Hydrotherapy, or swimming and bathing in hot water, is among the most popular of these non-drug treatments. It certainly has the advantage of no unpleasant side effects, but not everyone can take these treatments regularly enough to get adequate FMS relief.

8. Acupuncture

Traditional Chinese acupuncture might also bring a measure of freedom from fibromyalgia pain. Over the last few decades, the number of people who believe in the efficacy of acupuncture has risen significantly, but an objective look at the medical evidence fails to support many of the claims. Nevertheless, this lack of proof need not detract from the value of acupuncture as a stress reducer. If it helps the patient relax, it may be easier for them to deal with the challenges of the illness.

9. Emotional and Psychological Therapies

Some patients find that various emotional or mental therapy techniques make it a little easier to live with fibromyalgia pain. Cognitive-behavioral therapy (CBT) is one of the modern approaches that some claim to be effective. The CBT therapist tries to change the patient’s way of viewing their situation, This allows them to acquire the mental tools they need to take a more positive outlook and improves their ability to cope with the physical pain. Psychotherapists and physiological counseling groups follow comparable approaches that view changing attitudes as key to pain relief.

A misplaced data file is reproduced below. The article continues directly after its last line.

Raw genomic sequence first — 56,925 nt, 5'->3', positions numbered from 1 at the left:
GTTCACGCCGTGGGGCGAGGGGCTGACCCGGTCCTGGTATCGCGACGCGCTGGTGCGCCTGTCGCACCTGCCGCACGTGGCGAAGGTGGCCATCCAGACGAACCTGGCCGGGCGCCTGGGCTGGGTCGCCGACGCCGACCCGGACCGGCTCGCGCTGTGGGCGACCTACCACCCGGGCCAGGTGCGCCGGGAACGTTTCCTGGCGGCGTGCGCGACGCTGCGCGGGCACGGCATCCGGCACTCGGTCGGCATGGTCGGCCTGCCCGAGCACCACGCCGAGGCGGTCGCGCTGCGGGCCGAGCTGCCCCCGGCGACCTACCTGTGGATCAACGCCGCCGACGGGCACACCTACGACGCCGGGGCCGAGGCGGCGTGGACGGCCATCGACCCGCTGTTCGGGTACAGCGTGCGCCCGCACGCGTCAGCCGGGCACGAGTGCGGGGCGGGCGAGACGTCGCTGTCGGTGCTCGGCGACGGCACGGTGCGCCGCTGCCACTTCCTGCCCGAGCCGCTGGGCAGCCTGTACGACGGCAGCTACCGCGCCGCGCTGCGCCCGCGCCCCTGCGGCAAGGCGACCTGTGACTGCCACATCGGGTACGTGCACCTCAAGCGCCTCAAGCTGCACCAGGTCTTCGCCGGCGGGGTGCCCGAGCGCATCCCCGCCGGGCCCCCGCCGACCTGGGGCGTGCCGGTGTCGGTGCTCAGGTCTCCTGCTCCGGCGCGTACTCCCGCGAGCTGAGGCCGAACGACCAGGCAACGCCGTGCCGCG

10. Aromatherapy

Aromatherapy offers one of the most novel fibromyalgia treatments. Its followers believe that individual plants and oils have calming properties that can be beneficial to someone with fibromyalgia. No medical evidence supports claims that the aromatherapy treatment has any long-term value, but some find it helps reduce their stress and make them more relaxed.

Treatment, more considerations

In general, treatments for fibromyalgia include both medication and self-care. The emphasis is on minimizing symptoms and improving general health. No one treatment works for all symptoms.


Medications can help reduce the pain of fibromyalgia and improve sleep. Common choices include: